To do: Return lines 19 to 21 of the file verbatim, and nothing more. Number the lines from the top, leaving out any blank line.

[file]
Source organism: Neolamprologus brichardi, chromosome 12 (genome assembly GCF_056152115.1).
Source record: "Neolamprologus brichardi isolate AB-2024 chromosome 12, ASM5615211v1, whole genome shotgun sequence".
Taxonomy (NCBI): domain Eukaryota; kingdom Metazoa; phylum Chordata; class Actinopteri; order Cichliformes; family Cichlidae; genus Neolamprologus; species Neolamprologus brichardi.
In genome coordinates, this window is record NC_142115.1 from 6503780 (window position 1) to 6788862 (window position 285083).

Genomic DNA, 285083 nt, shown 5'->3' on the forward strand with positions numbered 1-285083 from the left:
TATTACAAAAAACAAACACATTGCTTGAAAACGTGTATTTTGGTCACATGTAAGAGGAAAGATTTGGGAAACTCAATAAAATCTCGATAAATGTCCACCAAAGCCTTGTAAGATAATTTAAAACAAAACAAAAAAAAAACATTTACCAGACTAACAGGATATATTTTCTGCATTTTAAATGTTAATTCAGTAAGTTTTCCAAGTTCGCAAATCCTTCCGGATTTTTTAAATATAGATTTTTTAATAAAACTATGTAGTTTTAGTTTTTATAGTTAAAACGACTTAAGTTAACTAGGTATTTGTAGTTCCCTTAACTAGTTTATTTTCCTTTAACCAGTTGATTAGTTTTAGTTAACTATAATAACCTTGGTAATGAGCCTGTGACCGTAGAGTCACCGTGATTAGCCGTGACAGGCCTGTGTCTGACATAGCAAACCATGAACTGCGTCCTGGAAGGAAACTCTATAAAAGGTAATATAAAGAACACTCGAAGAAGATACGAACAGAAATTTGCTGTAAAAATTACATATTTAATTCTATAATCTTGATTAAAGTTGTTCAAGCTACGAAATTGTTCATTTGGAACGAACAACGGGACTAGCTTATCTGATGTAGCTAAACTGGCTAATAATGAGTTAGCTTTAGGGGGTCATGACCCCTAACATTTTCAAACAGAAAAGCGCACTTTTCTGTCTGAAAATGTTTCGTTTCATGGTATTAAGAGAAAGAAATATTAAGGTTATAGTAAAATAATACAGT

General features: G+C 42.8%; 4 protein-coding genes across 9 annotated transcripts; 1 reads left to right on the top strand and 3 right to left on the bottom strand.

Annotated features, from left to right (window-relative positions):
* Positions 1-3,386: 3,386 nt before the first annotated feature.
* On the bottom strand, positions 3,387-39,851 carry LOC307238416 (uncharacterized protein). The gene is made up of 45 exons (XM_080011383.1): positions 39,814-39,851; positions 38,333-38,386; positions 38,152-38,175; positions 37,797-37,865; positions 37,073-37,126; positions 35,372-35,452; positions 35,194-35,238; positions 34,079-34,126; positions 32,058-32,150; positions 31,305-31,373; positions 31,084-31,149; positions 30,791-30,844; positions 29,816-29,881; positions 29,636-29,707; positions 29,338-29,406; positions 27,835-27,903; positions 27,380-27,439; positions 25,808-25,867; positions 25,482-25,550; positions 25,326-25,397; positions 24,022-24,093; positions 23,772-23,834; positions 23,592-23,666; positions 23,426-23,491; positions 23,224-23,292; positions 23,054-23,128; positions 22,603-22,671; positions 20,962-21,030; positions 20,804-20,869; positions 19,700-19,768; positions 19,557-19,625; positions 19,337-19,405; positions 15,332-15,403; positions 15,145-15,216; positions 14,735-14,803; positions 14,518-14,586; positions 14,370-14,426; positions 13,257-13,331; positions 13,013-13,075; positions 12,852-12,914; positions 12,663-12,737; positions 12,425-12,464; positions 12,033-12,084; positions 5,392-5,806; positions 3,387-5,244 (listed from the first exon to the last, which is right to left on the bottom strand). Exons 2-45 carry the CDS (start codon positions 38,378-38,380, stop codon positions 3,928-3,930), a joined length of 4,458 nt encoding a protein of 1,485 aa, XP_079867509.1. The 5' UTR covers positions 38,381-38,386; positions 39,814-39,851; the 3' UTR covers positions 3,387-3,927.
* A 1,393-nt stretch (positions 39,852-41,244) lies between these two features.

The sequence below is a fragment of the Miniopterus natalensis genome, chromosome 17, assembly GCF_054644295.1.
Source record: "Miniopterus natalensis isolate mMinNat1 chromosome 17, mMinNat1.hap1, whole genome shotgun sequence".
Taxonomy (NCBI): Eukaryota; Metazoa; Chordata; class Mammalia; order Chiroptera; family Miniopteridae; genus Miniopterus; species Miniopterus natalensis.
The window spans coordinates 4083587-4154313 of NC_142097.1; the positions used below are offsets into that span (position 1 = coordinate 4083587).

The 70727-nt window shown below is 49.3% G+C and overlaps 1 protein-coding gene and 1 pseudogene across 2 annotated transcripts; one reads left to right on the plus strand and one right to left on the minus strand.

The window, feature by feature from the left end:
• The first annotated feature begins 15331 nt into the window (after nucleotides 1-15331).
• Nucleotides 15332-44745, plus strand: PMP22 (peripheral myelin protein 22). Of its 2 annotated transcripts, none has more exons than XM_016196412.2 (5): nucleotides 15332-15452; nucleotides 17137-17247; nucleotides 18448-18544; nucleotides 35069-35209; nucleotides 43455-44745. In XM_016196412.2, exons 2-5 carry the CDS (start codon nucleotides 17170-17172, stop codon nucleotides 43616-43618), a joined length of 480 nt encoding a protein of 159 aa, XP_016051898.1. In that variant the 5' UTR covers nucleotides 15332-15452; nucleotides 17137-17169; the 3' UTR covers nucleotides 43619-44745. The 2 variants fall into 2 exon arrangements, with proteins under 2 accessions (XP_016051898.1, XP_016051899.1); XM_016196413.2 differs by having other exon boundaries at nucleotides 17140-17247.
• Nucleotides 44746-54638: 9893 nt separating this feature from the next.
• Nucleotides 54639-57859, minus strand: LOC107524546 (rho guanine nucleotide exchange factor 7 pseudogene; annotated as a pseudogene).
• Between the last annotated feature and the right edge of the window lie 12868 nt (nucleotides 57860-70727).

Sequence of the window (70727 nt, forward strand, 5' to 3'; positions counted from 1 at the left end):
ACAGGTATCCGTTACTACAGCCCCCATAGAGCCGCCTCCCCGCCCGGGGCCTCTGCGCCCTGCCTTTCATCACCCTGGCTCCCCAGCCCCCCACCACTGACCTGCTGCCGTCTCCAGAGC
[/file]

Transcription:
• Nucleotides 15332-44745, plus strand: PMP22 (peripheral myelin protein 22). Of its 2 annotated transcripts, none has more exons than XM_016196412.2 (5): nucleotides 15332-15452; nucleotides 17137-17247; nucleotides 18448-18544; nucleotides 35069-35209; nucleotides 43455-44745. In XM_016196412.2, exons 2-5 carry the CDS (start codon nucleotides 17170-17172, stop codon nucleotides 43616-43618), a joined length of 480 nt encoding a protein of 159 aa, XP_016051898.1. In that variant the 5' UTR covers nucleotides 15332-15452; nucleotides 17137-17169; the 3' UTR covers nucleotides 43619-44745. The 2 variants fall into 2 exon arrangements, with proteins under 2 accessions (XP_016051898.1, XP_016051899.1); XM_016196413.2 differs by having other exon boundaries at nucleotides 17140-17247.
• Nucleotides 44746-54638: 9893 nt separating this feature from the next.
• Nucleotides 54639-57859, minus strand: LOC107524546 (rho guanine nucleotide exchange factor 7 pseudogene; annotated as a pseudogene).